I recall tonight how I once would sit in the dark, early hours of the morning outside on the patio of my old apartment, and compose in soft whispers poems to encourage a woman I’d recently met over the internet.
Only a few months before she’d reached out to me with an email introducing herself. Besides her introduction, the email also contained an account of her troubles, her apologies for possibly bothering me, and the explanation that she had no one else she could talk with.
She’d been raised by an physically abusive father and a facilitating mother, but she had long ago forgiven both her father for his beatings, and her mother for condoning his beatings. Her troubles weren’t with her past, but with her present.
In her late teens, she had married the first man with whom she’d had sex. It wasn’t that she loved him, nor that he loved her. It was just that, the way they’d been raised, they both assumed for religious reasons that they must marry because they’d had sex. After all, they now were no longer pure enough to marry anyone else. Fortunately, they could atone for their impurity by marrying.
They decided to become African missionaries, but those plans collapsed when they discovered she was pregnant. He got a job then as one of the pastors of an Evangelical megachurch. Eleven years later, when she first emailed me, he had risen to become the senior pastor, second in the church’s hierarchy only to the founder himself.
“If we divorce”, she wrote, “He will lose his job. He’s not an abusive man, nothing like my father, and he’s good with our children. But he doesn’t really care for me. He wants me to be an ideal pastor’s wife, and I am not sure he either knows or cares that I’m not that; that I’m not that person he wants.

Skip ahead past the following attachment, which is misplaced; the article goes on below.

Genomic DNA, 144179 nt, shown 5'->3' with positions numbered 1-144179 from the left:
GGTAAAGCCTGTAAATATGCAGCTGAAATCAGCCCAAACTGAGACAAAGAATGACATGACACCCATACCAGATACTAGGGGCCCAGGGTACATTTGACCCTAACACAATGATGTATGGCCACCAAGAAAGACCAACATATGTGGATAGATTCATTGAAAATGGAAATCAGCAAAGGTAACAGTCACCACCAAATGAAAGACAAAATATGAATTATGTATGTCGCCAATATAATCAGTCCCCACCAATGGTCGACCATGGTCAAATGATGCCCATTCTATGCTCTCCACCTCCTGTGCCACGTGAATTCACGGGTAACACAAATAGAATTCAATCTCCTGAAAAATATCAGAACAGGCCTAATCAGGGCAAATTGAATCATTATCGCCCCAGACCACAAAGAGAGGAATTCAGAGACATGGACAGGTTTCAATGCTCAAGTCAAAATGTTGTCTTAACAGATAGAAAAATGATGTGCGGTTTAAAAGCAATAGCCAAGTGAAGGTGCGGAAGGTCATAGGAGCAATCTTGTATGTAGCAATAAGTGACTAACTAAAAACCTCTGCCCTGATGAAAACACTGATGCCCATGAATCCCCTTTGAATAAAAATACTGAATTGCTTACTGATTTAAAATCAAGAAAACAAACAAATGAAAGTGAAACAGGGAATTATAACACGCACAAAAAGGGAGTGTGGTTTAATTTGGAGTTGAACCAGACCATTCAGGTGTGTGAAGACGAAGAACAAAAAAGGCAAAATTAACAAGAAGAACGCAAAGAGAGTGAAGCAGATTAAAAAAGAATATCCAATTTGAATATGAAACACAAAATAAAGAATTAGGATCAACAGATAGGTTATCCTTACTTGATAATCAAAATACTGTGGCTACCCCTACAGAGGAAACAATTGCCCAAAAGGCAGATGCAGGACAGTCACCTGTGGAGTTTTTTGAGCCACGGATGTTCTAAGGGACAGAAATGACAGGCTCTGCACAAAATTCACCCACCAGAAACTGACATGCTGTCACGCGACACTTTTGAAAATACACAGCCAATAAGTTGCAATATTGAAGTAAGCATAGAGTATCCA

“I’m just now discovering who I am. Is it strange that it’s taken me so long to do that, Paul?
“I have lots of friends, but I’m not close enough with any of them to discuss these things. They are all members of his congregation and they want me to be the same person that he wants me to be. The person I’m not.”
There was a lot more to her troubles than just those things, of course, but what I appreciated most about her was that she refused to hate her husband, refused to disrespect him, and she still gave him his due — even while recognizing that she was miserable in their marriage, that she felt trapped and oppressed, that her hopes and dreams were bleeding out of her.
For a while, she was uncertain about divorcing him. In the end, though, she decided it was for the best. As it happened, I knew someone quite a lot like her, only male and single. Eventually, I introduced them. A few years later, the last I knew, they were still together.
The Stolen Star Child.
Once a man took his daughter’s dreams —
You know, the visions she had for herself —
Took them, even before she knew she had them,
And gave to her his cheap, second-hand fists instead.
So she grew up not fully knowing who she was:
A Stolen Star Child, knocked off-course in the universe.
I found her a few years later on, married by then
To a preaching man and his congregation
Who wanted to make her the wife she was not,
But wanted not the wife that she was.
There was even some part of the Stolen Star Child
Who wanted for herself what they wanted for her,
And who would have turned her gold into lead for them,
Before cheerfully taking the next rocket ship down to hell.
Despite it all, I felt her enter into my heart that first midnight
To settle there among my dry twigs with a great flutter of wings.
Still, there was nothing I could really give her
So I went looking for her dreams instead.
And now I spend my hours fueling colored patio lamps;
Hoping they’ll someday light her way back to the stars.